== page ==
A lot of organizations have employee engagement programs - and spend a lot of money on them. Then they do an engagement survey and discover that they are not getting any results. A Towers-Watson study showed that two-thirds of US employees are not engaged in their work, despite all the money spent on engagement consultants and software. The UK gets similar results. Why is this - and what can organizations do better?
There are several reasons why employee engagement programs or strategies fail - here are the top ones and what to do about them:
1. Employers think short-term. Too many employee engagement programs offer a quick perk, boosting scores, but then it fades out. So they toss in another perk - free coffee, or whatever. Employees quickly realize that they are getting a band aid, and see through the strategy. Instead, organizations need to think about long term improvements to the work environment.
2. Employers have no actual strategy. Instead of having a plan to improve employee engagement, they do whatever the latest buzz word is to keep everyone happy. The answer, of course, is to think through and come up with a solid strategy.
3. Employers ask everyone what their employees want...except their employees. Going to an expensive engagement consultant to ask what people want or need at work rather than simply asking them is never going to get a result.
4. Employers get obsessed with engagement programs and get caught up in a cycle of studies, graphs and "benchmarks" instead of looking at the workplace as a whole and what they can do to improve it. This means that while employees can initially get excited about the chance to give feedback, they rapidly realize that all the feedback is doing is making graphs for the conference room wall.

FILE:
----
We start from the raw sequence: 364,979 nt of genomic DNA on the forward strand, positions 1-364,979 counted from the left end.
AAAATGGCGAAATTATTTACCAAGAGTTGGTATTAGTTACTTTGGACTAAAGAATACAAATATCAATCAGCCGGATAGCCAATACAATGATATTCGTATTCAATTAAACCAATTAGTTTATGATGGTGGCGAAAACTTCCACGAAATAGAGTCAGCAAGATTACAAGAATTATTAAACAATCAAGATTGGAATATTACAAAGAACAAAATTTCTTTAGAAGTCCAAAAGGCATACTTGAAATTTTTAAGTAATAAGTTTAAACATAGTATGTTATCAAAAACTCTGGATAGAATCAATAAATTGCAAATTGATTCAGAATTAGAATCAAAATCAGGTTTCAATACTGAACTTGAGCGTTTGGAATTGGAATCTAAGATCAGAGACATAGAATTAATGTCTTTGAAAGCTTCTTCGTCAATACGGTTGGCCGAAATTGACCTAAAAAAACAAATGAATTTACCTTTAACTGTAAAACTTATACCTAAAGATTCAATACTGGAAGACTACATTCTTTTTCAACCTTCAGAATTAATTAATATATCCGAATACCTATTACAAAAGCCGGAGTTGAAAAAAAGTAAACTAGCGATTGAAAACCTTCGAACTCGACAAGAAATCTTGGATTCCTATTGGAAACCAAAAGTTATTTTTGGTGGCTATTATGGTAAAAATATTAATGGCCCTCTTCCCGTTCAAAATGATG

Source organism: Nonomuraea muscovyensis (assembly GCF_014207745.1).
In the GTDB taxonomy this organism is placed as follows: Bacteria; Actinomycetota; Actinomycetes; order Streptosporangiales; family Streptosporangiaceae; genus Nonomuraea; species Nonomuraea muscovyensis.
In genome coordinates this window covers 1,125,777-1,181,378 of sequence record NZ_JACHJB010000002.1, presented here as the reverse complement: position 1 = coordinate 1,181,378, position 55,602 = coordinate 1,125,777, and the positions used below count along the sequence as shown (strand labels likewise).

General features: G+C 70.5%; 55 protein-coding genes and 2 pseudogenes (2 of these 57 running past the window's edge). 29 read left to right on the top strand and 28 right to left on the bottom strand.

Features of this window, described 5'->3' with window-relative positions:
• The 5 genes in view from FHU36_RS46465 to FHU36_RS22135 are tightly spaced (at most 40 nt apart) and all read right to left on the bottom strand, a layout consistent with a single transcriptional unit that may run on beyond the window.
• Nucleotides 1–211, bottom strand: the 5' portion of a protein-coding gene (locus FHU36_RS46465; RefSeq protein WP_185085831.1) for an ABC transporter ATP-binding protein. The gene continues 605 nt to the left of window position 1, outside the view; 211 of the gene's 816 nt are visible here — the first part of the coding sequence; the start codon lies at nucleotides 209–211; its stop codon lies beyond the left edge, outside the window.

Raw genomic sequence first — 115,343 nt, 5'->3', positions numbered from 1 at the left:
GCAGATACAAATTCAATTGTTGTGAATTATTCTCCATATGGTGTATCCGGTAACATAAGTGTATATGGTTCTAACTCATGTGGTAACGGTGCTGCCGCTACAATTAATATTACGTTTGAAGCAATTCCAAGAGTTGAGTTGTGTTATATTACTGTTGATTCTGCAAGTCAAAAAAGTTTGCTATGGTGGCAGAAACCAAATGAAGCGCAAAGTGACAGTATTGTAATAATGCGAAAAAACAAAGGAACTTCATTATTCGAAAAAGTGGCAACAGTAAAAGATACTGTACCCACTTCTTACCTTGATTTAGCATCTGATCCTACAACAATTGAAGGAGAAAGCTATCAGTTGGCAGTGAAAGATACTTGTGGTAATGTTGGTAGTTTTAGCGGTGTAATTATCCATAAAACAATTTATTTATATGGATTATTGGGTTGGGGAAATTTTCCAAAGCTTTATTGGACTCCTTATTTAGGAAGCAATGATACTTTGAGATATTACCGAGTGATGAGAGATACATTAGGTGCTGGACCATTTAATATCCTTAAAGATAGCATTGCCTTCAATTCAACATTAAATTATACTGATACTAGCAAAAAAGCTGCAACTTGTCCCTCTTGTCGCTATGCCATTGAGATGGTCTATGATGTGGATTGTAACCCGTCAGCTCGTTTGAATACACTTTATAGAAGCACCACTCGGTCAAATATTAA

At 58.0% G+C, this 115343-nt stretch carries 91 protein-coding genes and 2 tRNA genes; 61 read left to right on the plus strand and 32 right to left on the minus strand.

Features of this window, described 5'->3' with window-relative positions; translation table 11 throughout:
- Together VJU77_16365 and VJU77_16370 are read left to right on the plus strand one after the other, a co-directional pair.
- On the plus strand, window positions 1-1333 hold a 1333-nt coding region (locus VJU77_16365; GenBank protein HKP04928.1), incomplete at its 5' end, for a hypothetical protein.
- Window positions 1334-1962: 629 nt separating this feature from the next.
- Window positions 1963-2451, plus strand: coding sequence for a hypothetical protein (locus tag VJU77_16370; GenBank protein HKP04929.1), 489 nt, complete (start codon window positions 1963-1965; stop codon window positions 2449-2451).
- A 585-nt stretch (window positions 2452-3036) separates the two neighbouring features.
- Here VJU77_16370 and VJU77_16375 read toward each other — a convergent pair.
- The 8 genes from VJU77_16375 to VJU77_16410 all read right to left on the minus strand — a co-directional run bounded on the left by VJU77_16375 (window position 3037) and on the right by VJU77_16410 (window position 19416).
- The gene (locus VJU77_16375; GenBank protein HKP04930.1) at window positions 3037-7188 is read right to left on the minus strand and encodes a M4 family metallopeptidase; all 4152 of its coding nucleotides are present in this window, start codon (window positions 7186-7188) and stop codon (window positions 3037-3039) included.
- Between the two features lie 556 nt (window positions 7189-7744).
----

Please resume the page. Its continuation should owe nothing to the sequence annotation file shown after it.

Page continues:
The truth is - employee engagement programs are almost always a complete waste of time and money. In fact, they can often reduce profitability. What engages workers is managers who actually care, shared values, good communication, and solid career paths that encourage them to thrive. Which might not mean happiness - the happiest workers are sometimes the ones who are sitting there going through the motions, while a bit of dissatisfaction encourages people to push for the next thing. Research shows little or no correlation between job satisfaction and performance.
So, what should companies do instead of hiring employee engagement consultants? The simple answer is: Hire and train better managers. The basic core of making employees "engaged" and productive is ensuring they are treated properly and listened to by their immediate supervisor - and making sure they have a goal to attain, whether it's a higher bonus, the development of a skill they enjoy, or earning extra vacation time off. What that goal is depends on the person - so the first thing to do is listen to your employees. For example, instead of setting a specific reward such as a bonus, consider offering a choice of rewards - a bit of extra money versus a day off, for example. This will motivate people better - and will also tell you more about that specific employee and what they consider most important.
And instead of investing in employee "engagement," consider investing in employee experience. This means designing the workplace around the needs of the employees. Real-time feedback programs have been demonstrated to produce good results. Letting employees have input into changes in the design of the office gives people more of a sense of control. The key is to look at what employees, your employees, really want and need and to consider how best to give it them. The results are a much greater increase in productivity than any "employee engagement program" can provide.